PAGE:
Life of the Buddha

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(Part Two) 14. King Pasenadi of Kosala Learns the Pain of Love (1)

King Pasenadi was the king of Kosala, which was north of Magadha ruled by King Bimbisara. The capital of the kingdom of Kosala was called Savatthi. One of King Pasenadi’s sisters was the chief queen of King Bimbisara, which made him the brother-in-law of King Bimbisara.

King Pasenadi of Kosala had become a follower of the Buddha very early in the Buddha’s ministry and had remained a loyal supporter ever since. His chief queen was Mallika, a wise and religious queen who was well versed in the Dharma and acted as his religious guide on several occasions.

The first time the king met the Buddha, he asked, “How is it that Master Gotama claims he has gained full enlightenment? Master Gotama is both young in years and young as a monk.”

The Buddha replied, “Great King, there are four things that should not be looked down upon and despised because they are young. They are a noble warrior, a serpent, a fire and a bhikkhu (monk). An enraged young warrior may ruthlessly cause harm to others. The bite of even a small snake may kill. A little fire may become a huge inferno that destroys building and forests. Even a young monk may be a saint.”

Hearing this, King Pasenadi of Kosala understood that the Buddha was indeed a wise teacher and decided to become his follower.

King Pasenadi liked going to the Buddha for advice. Even during his official duties, he found time to speak to the Buddha. When talking to the Buddha one day he received news that his wife, Queen Mallika, had given birth to a daughter. The king was not pleased with the news because he wanted a son.

The Buddha, unlike any other religious teacher, spoke well of women. He said, “Some women are better than men, O king. There are women who are wise and good, who regard their mothers-in-law as goddesses, and who are pure in word, thought and deed. They may one day give birth to brave sons who would rule a country.”

The king remembered then once hearing the Buddha say this: “It is the dear ones whom we love that bring sorrow and lamentation, pain, grief and despair.” The king asked Queen Mallika whether she agreed with the Buddha. She said that if the Buddha had said so, it must be true. But the king was not satisfied. “How can a loved one bring sorrow?” wondered the king.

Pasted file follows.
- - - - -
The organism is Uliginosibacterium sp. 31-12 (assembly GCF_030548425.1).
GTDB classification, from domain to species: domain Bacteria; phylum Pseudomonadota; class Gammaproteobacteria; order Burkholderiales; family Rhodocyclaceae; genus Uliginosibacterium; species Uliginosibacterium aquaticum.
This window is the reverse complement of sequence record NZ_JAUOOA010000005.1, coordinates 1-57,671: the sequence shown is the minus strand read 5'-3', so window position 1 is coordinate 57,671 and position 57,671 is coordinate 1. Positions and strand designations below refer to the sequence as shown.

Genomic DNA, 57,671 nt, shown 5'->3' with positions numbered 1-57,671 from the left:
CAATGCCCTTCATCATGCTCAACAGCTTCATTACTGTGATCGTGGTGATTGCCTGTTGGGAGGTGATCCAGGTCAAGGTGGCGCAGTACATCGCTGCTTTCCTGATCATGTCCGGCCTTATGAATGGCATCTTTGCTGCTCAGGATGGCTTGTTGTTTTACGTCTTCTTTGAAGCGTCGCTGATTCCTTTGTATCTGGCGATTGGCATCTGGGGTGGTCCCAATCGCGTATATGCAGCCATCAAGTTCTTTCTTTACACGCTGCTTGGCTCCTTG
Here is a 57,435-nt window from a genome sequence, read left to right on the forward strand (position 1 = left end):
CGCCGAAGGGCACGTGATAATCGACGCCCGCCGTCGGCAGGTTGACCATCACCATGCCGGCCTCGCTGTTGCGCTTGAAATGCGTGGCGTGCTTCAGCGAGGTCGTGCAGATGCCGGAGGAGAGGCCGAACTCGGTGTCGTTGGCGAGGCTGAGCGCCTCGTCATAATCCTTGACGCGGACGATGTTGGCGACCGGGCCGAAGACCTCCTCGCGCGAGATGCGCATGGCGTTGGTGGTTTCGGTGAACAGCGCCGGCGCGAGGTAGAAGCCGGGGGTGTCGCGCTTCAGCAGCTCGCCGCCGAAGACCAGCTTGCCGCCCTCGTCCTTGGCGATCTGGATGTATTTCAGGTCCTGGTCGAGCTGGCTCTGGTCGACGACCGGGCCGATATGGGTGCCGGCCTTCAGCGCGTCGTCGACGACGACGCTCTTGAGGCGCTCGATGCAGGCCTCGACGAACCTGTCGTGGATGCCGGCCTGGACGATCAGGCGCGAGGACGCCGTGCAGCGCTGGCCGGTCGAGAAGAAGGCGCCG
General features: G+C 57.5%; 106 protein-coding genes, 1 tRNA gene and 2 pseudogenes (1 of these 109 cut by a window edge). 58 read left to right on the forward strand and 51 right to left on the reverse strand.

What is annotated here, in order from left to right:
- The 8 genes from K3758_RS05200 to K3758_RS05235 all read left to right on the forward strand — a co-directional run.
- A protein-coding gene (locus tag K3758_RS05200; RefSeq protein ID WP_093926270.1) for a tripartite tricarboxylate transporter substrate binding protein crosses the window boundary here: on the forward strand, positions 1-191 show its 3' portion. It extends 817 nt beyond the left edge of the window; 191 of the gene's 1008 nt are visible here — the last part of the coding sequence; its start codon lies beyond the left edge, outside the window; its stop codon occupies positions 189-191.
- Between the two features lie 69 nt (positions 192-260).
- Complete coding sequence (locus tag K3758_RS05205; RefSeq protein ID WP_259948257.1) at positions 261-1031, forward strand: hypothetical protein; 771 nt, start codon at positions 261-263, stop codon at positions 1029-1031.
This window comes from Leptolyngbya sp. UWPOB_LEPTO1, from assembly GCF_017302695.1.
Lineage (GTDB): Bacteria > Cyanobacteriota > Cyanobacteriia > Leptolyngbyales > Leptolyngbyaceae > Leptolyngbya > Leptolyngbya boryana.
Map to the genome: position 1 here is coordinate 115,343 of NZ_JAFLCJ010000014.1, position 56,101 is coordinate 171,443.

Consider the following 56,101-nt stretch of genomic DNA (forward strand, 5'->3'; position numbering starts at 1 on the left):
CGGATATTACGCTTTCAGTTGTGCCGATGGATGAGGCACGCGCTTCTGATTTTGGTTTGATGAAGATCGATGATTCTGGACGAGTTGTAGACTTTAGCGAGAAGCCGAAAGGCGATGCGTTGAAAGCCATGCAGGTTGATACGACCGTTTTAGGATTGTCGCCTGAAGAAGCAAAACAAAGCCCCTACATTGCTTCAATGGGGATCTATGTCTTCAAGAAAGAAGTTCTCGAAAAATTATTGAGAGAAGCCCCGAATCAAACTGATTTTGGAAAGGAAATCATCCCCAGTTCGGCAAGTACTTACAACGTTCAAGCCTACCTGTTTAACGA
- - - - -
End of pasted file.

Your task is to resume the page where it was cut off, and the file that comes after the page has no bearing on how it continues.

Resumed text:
Queen Mallika approached a Brahmin to ask the Buddha to explain this. Having heard many stories to explain the problem, the Brahmin related them to the queen. She then asked the king, “Sire, what is your opinion, is Princess Vajira, your daughter, dear to you?”

“Yes, Mallika, she is very dear to me,” said the King.

“If some misfortune were to happen to Princess Vajira, would that bring sorrow and lamentation, pain, grief and despair?”

“Yes,” said the King.

“Sire, it was because of this that the Blessed One said that dear ones whom we love bring sorrow and lamentation, pain, grief and despair.”

“Mallika,” said the King, “it is wonderful, it is marvelous! How far the Blessed One sees with understanding.”

When King Kosala later lost in battle to his nephew and had to retreat to his capital at Savatthi, the Buddha commented to his disciples that neither the victor nor the defeated would experience peace:

“Victory breeds hatred.
The defeated live in pain.
Happily the peaceful live,
Giving up victory and defeat.”

In a later battle, the two kings fought again and King Kosala not only won, but captured his nephew King Ajatasattu alive with all his elephants, chariots, horses and soldiers. King Kosala thought that he would release the young king, but not his horses, elephants and others. He wanted the satisfaction of keeping these material possessions as the prizes of victory.

On hearing about this, the Buddha told his disciples that it would have been wiser for King Kosala not to have kept anything for himself. The truth of this statement still applies to this modern war-weary world:

“A man may plunder, as he will. When others plunder in return, he who is plundered will plunder in return. The Wheel of Deeds turns round and makes the ones who are plundered plunderers.”

King Pasenadi of Kosala passed away in his eightieth year when his son Vidudabha revolted against him.